In conclusion, it should be noted that correlations of water quality with parameters such as surface and bedrock topography, depth to water, and soil type have not been treated in any great detail in the foregoing discussion. For the most part, these relationships in the present study area are generally more subtle than those noted in the two previous studies (Hathaway, et al., 1975, 1977). Computer analysis may aid in the evaluation of these and other aspects of the system. Another largely unknown quantity is the long-term effect of the extensive oil and gas development in the study area upon groundwater quality. Lack of a satisfactory uniform historical data base for groundwater in the area and the general unavailability of data related to chemistries of subsurface brines from the producing horizons make assessment of this last consideration extremely difficult for the southwestern portion of the state.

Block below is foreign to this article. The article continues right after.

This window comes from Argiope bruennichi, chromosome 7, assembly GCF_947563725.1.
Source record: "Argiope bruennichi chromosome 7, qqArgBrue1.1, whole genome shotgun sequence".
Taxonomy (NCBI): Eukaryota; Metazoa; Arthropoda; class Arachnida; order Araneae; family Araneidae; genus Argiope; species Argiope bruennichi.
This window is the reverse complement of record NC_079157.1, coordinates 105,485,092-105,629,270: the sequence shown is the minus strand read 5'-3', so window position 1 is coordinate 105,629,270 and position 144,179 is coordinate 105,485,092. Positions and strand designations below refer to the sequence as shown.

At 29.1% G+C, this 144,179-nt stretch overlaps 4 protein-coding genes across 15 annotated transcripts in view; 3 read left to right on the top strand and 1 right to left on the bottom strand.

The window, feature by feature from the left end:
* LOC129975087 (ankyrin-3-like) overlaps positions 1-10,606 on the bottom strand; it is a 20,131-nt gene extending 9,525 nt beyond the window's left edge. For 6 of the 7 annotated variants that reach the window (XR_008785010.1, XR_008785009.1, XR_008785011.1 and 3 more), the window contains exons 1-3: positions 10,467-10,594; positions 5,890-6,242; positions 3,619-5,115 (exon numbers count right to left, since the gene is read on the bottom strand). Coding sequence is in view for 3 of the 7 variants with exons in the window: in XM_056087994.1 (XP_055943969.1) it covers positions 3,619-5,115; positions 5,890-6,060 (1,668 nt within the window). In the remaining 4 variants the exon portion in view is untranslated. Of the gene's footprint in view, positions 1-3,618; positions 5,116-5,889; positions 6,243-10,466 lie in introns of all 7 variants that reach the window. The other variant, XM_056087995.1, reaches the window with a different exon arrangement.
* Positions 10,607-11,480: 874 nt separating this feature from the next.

The services of personnel from the U.S.G.S. office in Garden City, Kansas, in the collection of the water samples; and A. M. Diaz of the U.S.G.S. office in Lawrence, Kansas, in the operation of the field laboratory are gratefully acknowledged. A special note of appreciation is also due Dr. W. Kirk, President, and Mr. W. G. Bolton, Natural Science Division, of Seward County Community College for making laboratory facilities available during the sampling program.
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Tomasu, B.I., 1977, Soil Survey of Meade County, Kansas: U.S. Department of Agriculture, 63 p.
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Kansas Geological Survey
Placed on web Jan. 14, 2011; originally published in January 1978.